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Designing Emergency Power and Restoration Plans

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If you're an emergency services provider or would like to increase your business's uptime to include emergency situations, you'll need a backup power system at the core of your planning. To keep everything running as normally as possible and to maintain a higher level of proficiency, everything from backup generators to batter failover systems should be put in place to either bring online after area power loss or to automatically kick in at low levels of power failure. Here's a few emergency power-planning points to adapt to your business.

Diesel Generators for Large-Scale Power

When local power service fails, your business needs enough supplied power to at least run critical systems. For factories, this means keeping machines running or bringing them to a safe stop for finding a stopping point and avoiding unfinished exposure. Businesses using computer systems may need to safely shut down their systems or might even want to keep systems running if they have standard mobile or satellite communications.

Diesel generators are necessary for the bigger power demands because of their fast starting and high output. Basic systems such as single desktop or laptop computers don't need a full building's worth of power, but heavy machinery, major communications suites, or any high-demand systems need the consistent flow that diesel can provide.

To be prepared for emergencies, diesel generators need a filled reservoir, standby fuel, and an area that can be loaded and unloaded for refills. Fuel generators are powerful, but fuel can burn quickly if you need a high-demand power generator for extended periods of time. You'll want a diesel depot partnership with a trusted crew that can deliver either during emergency situations such as storms or quickly get to the task once a storm subsides if local power still hasn't been restored.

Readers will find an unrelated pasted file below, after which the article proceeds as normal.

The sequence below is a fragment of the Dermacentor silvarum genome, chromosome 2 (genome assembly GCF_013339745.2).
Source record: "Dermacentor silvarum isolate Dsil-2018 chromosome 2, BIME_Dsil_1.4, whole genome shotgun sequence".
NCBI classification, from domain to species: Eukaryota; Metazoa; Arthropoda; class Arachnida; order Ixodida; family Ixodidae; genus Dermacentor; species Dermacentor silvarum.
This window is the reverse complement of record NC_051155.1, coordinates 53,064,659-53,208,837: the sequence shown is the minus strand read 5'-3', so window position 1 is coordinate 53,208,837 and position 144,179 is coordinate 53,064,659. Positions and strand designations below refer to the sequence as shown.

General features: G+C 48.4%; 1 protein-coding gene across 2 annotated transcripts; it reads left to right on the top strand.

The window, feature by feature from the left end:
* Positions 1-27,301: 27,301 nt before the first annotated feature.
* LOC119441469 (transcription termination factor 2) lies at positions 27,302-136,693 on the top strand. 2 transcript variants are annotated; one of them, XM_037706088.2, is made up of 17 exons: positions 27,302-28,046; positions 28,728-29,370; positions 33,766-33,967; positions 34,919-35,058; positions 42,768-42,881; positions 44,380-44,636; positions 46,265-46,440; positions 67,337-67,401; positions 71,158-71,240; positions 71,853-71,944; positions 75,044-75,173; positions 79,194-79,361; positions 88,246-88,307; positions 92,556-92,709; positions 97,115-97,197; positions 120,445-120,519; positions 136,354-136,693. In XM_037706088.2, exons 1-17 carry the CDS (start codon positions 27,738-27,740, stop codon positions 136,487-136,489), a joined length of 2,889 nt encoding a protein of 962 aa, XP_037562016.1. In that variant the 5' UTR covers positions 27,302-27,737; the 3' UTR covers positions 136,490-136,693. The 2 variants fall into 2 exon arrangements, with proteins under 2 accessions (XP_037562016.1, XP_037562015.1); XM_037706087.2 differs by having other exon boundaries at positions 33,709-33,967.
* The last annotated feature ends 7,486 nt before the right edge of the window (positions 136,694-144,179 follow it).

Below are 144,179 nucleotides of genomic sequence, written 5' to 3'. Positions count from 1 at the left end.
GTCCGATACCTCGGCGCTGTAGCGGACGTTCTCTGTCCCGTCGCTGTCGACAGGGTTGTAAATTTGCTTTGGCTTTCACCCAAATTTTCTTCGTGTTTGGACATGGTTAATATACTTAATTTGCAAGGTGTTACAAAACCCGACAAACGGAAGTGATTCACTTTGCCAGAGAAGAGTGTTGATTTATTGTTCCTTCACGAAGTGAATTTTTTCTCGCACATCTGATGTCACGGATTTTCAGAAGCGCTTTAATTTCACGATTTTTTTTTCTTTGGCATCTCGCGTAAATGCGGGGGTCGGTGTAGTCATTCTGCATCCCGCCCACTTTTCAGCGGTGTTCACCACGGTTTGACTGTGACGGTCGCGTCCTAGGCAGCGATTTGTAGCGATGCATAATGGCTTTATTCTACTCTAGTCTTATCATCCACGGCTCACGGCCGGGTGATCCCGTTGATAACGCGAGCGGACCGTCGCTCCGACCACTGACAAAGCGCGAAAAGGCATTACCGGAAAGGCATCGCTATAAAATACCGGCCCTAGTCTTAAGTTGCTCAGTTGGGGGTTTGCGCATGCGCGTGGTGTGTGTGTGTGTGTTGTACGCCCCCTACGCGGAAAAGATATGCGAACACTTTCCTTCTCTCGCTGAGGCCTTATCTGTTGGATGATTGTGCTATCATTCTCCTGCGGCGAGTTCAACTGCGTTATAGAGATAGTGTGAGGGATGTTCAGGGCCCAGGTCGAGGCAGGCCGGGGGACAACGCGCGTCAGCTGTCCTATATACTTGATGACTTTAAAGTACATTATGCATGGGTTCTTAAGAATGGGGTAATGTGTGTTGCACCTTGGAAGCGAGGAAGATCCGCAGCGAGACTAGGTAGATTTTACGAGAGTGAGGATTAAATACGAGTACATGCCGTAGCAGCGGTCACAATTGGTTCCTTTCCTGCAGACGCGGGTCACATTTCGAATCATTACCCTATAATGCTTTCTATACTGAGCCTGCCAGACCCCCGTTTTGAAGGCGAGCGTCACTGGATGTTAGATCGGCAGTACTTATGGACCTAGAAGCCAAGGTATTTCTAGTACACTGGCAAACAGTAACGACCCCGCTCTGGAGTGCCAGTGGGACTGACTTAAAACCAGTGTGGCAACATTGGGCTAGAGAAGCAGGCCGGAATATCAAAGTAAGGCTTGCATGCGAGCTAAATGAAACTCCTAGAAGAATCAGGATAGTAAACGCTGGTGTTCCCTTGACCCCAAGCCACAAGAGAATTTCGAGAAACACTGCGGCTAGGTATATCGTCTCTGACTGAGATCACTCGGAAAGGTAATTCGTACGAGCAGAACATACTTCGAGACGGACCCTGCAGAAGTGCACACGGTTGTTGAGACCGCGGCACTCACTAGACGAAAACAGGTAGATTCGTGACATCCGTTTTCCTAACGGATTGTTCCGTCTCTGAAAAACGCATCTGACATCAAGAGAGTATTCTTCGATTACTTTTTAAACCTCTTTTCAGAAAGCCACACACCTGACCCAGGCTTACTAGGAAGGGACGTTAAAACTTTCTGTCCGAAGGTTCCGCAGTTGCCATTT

Battery-Powered Systems

Diesel is great for high-energy demand, but if you need lights and basic electronics to get brief power at lower requirements, be sure to have battery power as an alternative. 

Instead of wasting diesel on turning on some laptops and desktops, you can use a battery backup system to get just enough power for devices to save information, shut down, or even recharge, in the case of laptops and mobile devices.

Any power source can work with battery systems, but this is a good chance to invest in solar panels. Solar-power technology or photovoltaics can passively charge the batteries when sunlight is available, allowing a renewable energy source that can handle your low-demand system. Diesel and solar together can create a robust emergency power plan.

Contact a diesel depot such as United Oil to discuss fuel mixtures, shelf life, and delivery for emergency situations.